BUFFALO GROVE – With COVID-19 test positivity rates and hospitalizations on the rise, State Senator Adriane Johnson (D-Buffalo Grove) urges Lake County residents to wear masks, practice social distancing and take advantage of a new state-run vaccination site opening in Waukegan on April 1.

vaccine photo“A resurgence of COVID-19 could endanger lives and livelihoods in our community. We cannot risk a backslide,” Johnson said. “The vaccine is our most effective defense against the virus—please don’t let your guard down, and get vaccinated as soon as you are able.”

Starting Wednesday, April 1, a state-supported vaccination site administering 400 doses a day will open at 102 W. Water St. in Waukegan, which is currently serving as a state-run COVID-19 testing site. Appointments are required and can be made through the Lake County Health Department AllVax Portal. Residents must meet the state’s current eligibility requirements to book an appointment.

More than 4.8 million doses of the COVID-19 vaccine have been administered across the state, and nearly 1.8 million residents—about 14% of the population—are fully vaccinated. However, despite this progress, the Illinois Department of Public Health is reporting increases in rates of COVID-19 test positivity and hospital admissions, signaling a possible resurgence.

These metrics will need to be appropriately addressed and resolved before Illinois can move into the Bridge Phase, when capacity limits on restaurants, gyms, movie theaters and other establishments will loosen.

“This past year hasn’t been easy on anyone, but we have almost made it to the finish line. The sooner we get vaccinated, the sooner life can return to normal,” Johnson said.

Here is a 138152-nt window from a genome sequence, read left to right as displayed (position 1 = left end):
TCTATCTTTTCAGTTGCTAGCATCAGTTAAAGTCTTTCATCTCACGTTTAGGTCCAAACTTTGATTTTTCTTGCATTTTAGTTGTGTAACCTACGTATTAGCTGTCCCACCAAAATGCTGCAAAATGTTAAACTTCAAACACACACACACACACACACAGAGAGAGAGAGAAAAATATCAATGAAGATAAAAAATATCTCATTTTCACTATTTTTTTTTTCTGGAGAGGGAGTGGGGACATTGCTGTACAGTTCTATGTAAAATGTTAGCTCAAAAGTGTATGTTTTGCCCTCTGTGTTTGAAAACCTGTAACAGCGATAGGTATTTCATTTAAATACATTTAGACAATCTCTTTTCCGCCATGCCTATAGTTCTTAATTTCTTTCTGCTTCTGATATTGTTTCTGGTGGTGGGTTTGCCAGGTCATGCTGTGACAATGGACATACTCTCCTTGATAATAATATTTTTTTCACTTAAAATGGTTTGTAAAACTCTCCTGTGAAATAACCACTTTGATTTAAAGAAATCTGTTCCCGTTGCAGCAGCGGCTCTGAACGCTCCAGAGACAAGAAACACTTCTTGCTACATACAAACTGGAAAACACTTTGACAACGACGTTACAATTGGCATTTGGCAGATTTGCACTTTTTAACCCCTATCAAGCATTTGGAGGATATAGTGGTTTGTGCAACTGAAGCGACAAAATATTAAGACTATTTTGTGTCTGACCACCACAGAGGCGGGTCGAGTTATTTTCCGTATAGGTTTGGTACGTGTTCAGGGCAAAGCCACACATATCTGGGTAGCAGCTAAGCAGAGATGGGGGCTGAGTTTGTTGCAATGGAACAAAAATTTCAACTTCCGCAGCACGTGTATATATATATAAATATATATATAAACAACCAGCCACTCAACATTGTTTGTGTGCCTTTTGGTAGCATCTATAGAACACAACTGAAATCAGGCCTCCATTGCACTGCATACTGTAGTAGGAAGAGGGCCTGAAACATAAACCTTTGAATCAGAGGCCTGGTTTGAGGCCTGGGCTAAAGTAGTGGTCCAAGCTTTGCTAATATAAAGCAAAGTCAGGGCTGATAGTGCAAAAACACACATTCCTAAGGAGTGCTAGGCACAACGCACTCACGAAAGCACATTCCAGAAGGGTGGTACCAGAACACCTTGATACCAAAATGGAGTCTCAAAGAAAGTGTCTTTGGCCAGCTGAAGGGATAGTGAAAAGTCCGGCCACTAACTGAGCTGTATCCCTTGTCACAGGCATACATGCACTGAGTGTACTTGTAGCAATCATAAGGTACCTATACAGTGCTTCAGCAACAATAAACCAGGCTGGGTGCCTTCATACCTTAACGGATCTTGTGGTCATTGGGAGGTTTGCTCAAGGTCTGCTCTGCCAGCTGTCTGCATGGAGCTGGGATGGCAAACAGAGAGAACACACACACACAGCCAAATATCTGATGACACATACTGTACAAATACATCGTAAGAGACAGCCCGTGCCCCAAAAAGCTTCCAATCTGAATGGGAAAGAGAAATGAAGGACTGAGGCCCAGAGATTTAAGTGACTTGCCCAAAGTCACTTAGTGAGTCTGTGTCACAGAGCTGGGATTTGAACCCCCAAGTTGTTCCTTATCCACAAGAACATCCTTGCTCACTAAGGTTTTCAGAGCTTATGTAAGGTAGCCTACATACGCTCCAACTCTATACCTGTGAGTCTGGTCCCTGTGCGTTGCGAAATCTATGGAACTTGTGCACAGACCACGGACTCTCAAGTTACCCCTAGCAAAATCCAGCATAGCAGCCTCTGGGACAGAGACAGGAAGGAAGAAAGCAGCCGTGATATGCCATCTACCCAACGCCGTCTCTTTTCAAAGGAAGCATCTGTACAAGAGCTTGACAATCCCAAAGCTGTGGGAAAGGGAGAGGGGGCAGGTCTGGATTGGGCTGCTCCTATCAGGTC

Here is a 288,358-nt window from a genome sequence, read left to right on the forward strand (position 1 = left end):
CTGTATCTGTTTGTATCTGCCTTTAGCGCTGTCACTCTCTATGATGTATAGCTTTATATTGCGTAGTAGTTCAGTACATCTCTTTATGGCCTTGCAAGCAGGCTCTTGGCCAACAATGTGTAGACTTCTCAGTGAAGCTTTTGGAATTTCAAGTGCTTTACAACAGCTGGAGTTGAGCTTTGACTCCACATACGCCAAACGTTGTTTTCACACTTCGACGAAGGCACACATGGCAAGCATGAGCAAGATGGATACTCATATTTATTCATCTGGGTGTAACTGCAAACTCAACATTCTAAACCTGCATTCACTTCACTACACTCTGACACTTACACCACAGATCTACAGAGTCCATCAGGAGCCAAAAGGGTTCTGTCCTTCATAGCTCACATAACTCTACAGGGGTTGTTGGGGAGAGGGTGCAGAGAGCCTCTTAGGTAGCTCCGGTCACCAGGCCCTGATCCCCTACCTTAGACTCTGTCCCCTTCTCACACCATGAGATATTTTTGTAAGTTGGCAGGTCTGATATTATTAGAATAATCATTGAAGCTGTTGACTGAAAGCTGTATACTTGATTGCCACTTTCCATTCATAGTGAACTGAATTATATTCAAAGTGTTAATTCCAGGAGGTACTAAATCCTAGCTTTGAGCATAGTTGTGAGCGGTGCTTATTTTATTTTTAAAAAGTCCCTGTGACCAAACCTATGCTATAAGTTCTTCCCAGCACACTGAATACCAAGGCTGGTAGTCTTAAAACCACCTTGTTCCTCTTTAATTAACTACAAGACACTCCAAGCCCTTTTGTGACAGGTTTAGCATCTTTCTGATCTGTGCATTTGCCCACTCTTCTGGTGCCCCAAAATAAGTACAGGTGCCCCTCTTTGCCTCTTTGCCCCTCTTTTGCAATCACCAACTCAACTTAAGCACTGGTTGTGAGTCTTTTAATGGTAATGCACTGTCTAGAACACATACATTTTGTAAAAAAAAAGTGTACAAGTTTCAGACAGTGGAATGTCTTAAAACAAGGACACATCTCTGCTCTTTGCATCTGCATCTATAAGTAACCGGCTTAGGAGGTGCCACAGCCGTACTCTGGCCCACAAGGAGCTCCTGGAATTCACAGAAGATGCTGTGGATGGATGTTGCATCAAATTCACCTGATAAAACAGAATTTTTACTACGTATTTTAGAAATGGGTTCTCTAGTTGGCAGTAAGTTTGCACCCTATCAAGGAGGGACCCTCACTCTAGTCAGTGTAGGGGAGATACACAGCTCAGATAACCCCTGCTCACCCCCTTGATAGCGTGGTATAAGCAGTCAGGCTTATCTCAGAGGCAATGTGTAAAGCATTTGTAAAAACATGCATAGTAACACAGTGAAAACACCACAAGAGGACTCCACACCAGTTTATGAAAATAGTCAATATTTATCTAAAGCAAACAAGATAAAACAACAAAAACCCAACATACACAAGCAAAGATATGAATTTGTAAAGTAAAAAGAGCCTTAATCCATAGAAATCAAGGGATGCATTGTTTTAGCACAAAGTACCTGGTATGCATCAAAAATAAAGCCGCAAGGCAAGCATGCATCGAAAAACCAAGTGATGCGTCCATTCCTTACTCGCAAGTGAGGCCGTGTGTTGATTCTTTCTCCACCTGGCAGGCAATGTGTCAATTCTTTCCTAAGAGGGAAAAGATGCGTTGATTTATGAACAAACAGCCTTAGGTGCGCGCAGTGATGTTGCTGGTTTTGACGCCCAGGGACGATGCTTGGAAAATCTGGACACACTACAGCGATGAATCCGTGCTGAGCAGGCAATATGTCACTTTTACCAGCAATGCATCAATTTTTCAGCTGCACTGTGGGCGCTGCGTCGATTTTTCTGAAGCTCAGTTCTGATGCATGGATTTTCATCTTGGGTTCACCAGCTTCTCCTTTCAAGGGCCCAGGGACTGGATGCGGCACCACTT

A statewide list of COVID-19 vaccine providers is available here.

Category: Press Release

BUFFALO GROVE – With the life expectancy gap between Black and white Americans at its widest since 1998, State Senator Adriane Johnson (D-Buffalo Grove) said it’s more urgent than ever to enact the reforms proposed in House Bill 158, which seeks to eliminate racism and improve equity in Illinois’ health care system.

01102021CM0247“The COVID-19 pandemic has exacerbated existing racial disparities in health and health care across the country, and these effects will linger in our communities long after we have defeated the virus,” Johnson said. “It’s time that every Illinoisan—including Black and Brown Illinoisans—has the support and resources they need to be well.”

Johnson is a co-sponsor of the initiative, which represents the health and human services pillar of the Illinois Legislative Black Caucus’s four-pillar agenda aimed at ridding Illinois of systemic racism.

The legislation contains a number of measures to expand services and improve health outcomes for underserved communities, including a provision to ensure health care workers undergo implicit bias training in order to root out racial prejudice in the delivery of medical care.

To fight the recent alarming rise in maternal and infant mortality rates, which are even higher among mothers and babies of color, the legislation would improve peri- and postnatal care in Illinois by increasing access to doulas and home visiting programs and preserving the availability of OB/GYN services in safety net hospitals.

Additionally, the initiative would support Illinoisans’ mental wellness starting at a young age by providing training to day care center and school staff on the topics of early childhood social emotional learning, infant and early childhood mental health, early childhood trauma, and adverse childhood experiences.

Other provisions address access to health care, hospital closures, Medicaid managed care organization reform, community health worker certification and reimbursement, hospital reform, and mental health and substance use treatment.